Discretion thus suggests that overly dramatic scientific claims should not be given too much credence until they have in fact been published in the scientific literature.  Even then, skepticism is still in order, especially in the biological realm, where all sorts of confounding factors have the potential to affect an experiment.  A case in point is the growth response of plants to atmospheric CO2 enrichment.  In one of the largest reviews of this subject ever undertaken, Idso (1992) surveyed a total of 1,087 individual experimental results, finding that fully 93% of them were positive.  One implication of this finding is that the other studies may not have been conducted properly.  Another possibility is that they were done correctly but that 7% of the plants studied just don't respond positively to atmospheric CO2 enrichment.  In either case, the few neutral or negative responses are not characteristic of the responses of the great bulk of earth's vegetation.  And this observation highlights the importance of not relying too heavily on just one experiment, or even a small group of studies, especially in important matters about which there is much controversy.

Another thing to remember is that even if a study is correct in its findings, the spin that is put on the results by the authors and/or other interested parties may not be correct.  In the case of the claim that future warming will reduce the yields of rice, peanuts, soybeans and seed-producing crops in general, for example, one must consider additional changes in the global environment that may occur concurrently.  And in this regard, the ongoing rise in the air's CO2 content - which is even more certain than future warming - must figure prominently.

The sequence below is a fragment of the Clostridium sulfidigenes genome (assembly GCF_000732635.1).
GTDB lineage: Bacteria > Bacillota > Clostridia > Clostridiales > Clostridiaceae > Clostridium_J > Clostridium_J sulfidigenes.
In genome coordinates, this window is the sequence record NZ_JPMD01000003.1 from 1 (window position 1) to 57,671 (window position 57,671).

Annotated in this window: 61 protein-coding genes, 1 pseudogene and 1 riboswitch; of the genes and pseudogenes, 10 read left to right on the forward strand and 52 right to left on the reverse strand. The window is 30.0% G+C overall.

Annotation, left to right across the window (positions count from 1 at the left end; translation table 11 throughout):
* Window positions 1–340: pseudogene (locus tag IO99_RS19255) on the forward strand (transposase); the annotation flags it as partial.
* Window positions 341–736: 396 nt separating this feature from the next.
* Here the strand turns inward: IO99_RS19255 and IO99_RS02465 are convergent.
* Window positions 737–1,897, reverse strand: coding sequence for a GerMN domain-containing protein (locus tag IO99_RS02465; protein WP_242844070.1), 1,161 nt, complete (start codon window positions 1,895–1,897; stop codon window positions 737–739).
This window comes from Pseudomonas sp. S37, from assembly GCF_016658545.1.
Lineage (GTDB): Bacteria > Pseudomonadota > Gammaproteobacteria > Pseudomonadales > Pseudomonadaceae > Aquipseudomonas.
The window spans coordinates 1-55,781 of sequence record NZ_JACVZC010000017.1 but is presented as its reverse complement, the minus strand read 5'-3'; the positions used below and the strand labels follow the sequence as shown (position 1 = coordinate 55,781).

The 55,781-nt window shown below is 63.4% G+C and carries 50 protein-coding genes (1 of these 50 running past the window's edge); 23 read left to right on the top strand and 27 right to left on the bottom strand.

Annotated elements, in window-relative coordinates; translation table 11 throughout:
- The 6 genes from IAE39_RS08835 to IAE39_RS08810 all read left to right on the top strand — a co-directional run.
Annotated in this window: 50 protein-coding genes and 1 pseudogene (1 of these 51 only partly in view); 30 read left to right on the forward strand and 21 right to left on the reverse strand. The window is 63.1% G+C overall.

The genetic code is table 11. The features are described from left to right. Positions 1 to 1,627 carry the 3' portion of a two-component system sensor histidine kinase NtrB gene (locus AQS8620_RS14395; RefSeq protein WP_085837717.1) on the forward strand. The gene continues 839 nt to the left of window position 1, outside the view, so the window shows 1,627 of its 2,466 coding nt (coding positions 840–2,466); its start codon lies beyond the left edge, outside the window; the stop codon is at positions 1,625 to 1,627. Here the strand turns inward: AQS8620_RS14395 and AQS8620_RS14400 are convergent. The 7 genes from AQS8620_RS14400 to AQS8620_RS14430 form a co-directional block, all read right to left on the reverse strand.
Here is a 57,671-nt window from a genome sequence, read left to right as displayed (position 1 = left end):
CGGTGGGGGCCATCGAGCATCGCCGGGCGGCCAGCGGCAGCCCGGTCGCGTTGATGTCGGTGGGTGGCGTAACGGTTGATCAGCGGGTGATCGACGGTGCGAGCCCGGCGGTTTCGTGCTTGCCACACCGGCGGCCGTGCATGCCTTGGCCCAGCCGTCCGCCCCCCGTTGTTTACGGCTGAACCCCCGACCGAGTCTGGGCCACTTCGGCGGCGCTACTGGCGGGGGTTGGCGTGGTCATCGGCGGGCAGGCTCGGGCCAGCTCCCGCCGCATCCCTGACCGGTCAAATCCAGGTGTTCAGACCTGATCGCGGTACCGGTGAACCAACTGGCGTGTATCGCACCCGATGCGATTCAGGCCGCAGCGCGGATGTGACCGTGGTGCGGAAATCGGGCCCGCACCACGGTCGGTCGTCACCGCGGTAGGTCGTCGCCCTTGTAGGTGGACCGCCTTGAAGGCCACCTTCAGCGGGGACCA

Several studies published in peer-reviewed scientific journals have conducted just such analyses.  Alexandrov and Hoogenboom (2000a), for example, recently used the output from various general circulation models of the atmosphere to assess the likely performance of soybeans and peanuts (two of the supposedly temperature-threatened crops) over the next few decades in the southeastern United States.  As was implied in the news service reports of the University of Florida study, the predicted increase in air temperature, along with predicted decreases in precipitation, implied future decreases in the yields of both soybeans and peanuts.  However, when the growth-promoting effects of the likely concomitant increase in the air's CO2 content were included in the analysis, yield increases were predicted for both crops.  And in a similar analysis of winter wheat in Bulgaria, Alexandrov and Hoogenboom (2000b) obtained the same result: yield decreases due to warming alone, but yield increases due to elevated air temperature and CO2 concentration together.